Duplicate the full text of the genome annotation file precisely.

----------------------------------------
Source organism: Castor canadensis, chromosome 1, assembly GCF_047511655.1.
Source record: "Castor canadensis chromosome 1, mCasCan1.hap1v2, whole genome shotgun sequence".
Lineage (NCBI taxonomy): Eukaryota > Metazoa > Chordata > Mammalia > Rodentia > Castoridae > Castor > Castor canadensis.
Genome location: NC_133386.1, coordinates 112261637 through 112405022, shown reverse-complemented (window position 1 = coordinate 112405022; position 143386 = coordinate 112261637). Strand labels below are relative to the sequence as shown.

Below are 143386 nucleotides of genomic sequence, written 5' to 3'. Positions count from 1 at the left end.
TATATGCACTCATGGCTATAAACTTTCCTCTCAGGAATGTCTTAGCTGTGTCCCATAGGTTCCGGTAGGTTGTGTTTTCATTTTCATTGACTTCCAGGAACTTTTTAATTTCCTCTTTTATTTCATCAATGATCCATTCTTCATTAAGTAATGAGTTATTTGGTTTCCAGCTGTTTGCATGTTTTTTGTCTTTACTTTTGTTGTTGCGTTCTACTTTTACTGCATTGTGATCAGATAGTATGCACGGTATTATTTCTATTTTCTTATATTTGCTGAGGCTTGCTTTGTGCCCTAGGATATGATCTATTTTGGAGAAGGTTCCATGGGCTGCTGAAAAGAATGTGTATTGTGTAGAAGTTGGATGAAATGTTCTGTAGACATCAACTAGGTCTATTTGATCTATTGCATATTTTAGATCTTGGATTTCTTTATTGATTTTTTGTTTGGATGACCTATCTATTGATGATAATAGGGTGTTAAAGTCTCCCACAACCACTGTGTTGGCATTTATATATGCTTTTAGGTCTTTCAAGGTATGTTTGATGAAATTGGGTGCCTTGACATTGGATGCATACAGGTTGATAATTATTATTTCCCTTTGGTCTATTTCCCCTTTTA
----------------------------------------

Source organism: Castor canadensis, chromosome 1, assembly GCF_047511655.1.
Source record: "Castor canadensis chromosome 1, mCasCan1.hap1v2, whole genome shotgun sequence".
Lineage (NCBI taxonomy): Eukaryota > Metazoa > Chordata > Mammalia > Rodentia > Castoridae > Castor > Castor canadensis.
Genome location: NC_133386.1, coordinates 112261637 through 112405022, shown reverse-complemented (window position 1 = coordinate 112405022; position 143386 = coordinate 112261637). Strand labels below are relative to the sequence as shown.

Below are 143386 nucleotides of genomic sequence, written 5' to 3'. Positions count from 1 at the left end.
TATATGCACTCATGGCTATAAACTTTCCTCTCAGGAATGTCTTAGCTGTGTCCCATAGGTTCCGGTAGGTTGTGTTTTCATTTTCATTGACTTCCAGGAACTTTTTAATTTCCTCTTTTATTTCATCAATGATCCATTCTTCATTAAGTAATGAGTTATTTGGTTTCCAGCTGTTTGCATGTTTTTTGTCTTTACTTTTGTTGTTGCGTTCTACTTTTACTGCATTGTGATCAGATAGTATGCACGGTATTATTTCTATTTTCTTATATTTGCTGAGGCTTGCTTTGTGCCCTAGGATATGATCTATTTTGGAGAAGGTTCCATGGGCTGCTGAAAAGAATGTGTATTGTGTAGAAGTTGGATGAAATGTTCTGTAGACATCAACTAGGTCTATTTGATCTATTGCATATTTTAGATCTTGGATTTCTTTATTGATTTTTTGTTTGGATGACCTATCTATTGATGATAATAGGGTGTTAAAGTCTCCCACAACCACTGTGTTGGCATTTATATATGCTTTTAGGTCTTTCAAGGTATGTTTGATGAAATTGGGTGCCTTGACATTGGATGCATACAGGTTGATAATTATTATTTCCCTTTGGTCTATTTCCCCTTTTA